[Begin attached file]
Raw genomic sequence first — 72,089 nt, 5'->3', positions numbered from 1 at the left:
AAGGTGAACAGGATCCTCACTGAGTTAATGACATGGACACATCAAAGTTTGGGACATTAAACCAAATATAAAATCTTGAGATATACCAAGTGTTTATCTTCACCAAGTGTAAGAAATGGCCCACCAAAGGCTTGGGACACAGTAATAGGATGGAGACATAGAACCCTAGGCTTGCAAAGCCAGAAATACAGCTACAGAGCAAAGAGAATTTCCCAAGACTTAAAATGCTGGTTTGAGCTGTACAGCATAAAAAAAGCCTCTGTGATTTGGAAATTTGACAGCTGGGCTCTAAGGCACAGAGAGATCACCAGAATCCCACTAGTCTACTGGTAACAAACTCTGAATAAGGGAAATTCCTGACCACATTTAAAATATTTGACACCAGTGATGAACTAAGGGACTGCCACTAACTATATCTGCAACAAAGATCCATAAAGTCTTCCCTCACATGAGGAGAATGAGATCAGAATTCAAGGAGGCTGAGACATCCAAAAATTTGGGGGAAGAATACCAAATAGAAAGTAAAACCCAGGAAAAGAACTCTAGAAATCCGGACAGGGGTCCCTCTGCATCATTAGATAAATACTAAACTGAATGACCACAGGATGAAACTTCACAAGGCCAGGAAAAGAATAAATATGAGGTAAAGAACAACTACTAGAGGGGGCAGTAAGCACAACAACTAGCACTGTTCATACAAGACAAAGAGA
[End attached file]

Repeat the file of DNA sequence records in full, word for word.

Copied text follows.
Raw genomic sequence first — 72,089 nt, 5'->3', positions numbered from 1 at the left:
AAGGTGAACAGGATCCTCACTGAGTTAATGACATGGACACATCAAAGTTTGGGACATTAAACCAAATATAAAATCTTGAGATATACCAAGTGTTTATCTTCACCAAGTGTAAGAAATGGCCCACCAAAGGCTTGGGACACAGTAATAGGATGGAGACATAGAACCCTAGGCTTGCAAAGCCAGAAATACAGCTACAGAGCAAAGAGAATTTCCCAAGACTTAAAATGCTGGTTTGAGCTGTACAGCATAAAAAAAGCCTCTGTGATTTGGAAATTTGACAGCTGGGCTCTAAGGCACAGAGAGATCACCAGAATCCCACTAGTCTACTGGTAACAAACTCTGAATAAGGGAAATTCCTGACCACATTTAAAATATTTGACACCAGTGATGAACTAAGGGACTGCCACTAACTATATCTGCAACAAAGATCCATAAAGTCTTCCCTCACATGAGGAGAATGAGATCAGAATTCAAGGAGGCTGAGACATCCAAAAATTTGGGGGAAGAATACCAAATAGAAAGTAAAACCCAGGAAAAGAACTCTAGAAATCCGGACAGGGGTCCCTCTGCATCATTAGATAAATACTAAACTGAATGACCACAGGATGAAACTTCACAAGGCCAGGAAAAGAATAAATATGAGGTAAAGAACAACTACTAGAGGGGGCAGTAAGCACAACAACTAGCACTGTTCATACAAGACAAAGAGA